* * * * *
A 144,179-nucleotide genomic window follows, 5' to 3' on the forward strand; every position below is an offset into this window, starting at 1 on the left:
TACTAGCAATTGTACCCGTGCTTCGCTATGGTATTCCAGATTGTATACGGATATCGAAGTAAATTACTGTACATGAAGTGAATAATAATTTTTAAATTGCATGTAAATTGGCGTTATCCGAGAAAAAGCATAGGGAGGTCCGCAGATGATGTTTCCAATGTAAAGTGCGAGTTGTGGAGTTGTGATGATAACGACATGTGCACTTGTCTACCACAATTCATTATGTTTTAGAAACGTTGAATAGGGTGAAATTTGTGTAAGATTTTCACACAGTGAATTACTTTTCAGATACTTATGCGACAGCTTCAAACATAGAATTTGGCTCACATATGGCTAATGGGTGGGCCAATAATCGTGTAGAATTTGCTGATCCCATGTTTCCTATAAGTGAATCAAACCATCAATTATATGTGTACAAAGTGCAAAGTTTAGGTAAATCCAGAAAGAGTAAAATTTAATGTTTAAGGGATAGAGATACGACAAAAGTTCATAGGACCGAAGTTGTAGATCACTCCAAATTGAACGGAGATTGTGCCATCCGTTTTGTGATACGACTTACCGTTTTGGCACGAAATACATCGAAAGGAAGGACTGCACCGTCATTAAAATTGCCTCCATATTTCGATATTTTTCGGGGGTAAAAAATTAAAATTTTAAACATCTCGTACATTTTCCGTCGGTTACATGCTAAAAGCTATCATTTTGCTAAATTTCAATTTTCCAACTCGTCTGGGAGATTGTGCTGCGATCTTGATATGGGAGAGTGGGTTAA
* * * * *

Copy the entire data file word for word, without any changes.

A 144,179-nucleotide genomic window follows, 5' to 3' on the forward strand; every position below is an offset into this window, starting at 1 on the left:
TACTAGCAATTGTACCCGTGCTTCGCTATGGTATTCCAGATTGTATACGGATATCGAAGTAAATTACTGTACATGAAGTGAATAATAATTTTTAAATTGCATGTAAATTGGCGTTATCCGAGAAAAAGCATAGGGAGGTCCGCAGATGATGTTTCCAATGTAAAGTGCGAGTTGTGGAGTTGTGATGATAACGACATGTGCACTTGTCTACCACAATTCATTATGTTTTAGAAACGTTGAATAGGGTGAAATTTGTGTAAGATTTTCACACAGTGAATTACTTTTCAGATACTTATGCGACAGCTTCAAACATAGAATTTGGCTCACATATGGCTAATGGGTGGGCCAATAATCGTGTAGAATTTGCTGATCCCATGTTTCCTATAAGTGAATCAAACCATCAATTATATGTGTACAAAGTGCAAAGTTTAGGTAAATCCAGAAAGAGTAAAATTTAATGTTTAAGGGATAGAGATACGACAAAAGTTCATAGGACCGAAGTTGTAGATCACTCCAAATTGAACGGAGATTGTGCCATCCGTTTTGTGATACGACTTACCGTTTTGGCACGAAATACATCGAAAGGAAGGACTGCACCGTCATTAAAATTGCCTCCATATTTCGATATTTTTCGGGGGTAAAAAATTAAAATTTTAAACATCTCGTACATTTTCCGTCGGTTACATGCTAAAAGCTATCATTTTGCTAAATTTCAATTTTCCAACTCGTCTGGGAGATTGTGCTGCGATCTTGATATGGGAGAGTGGGTTAA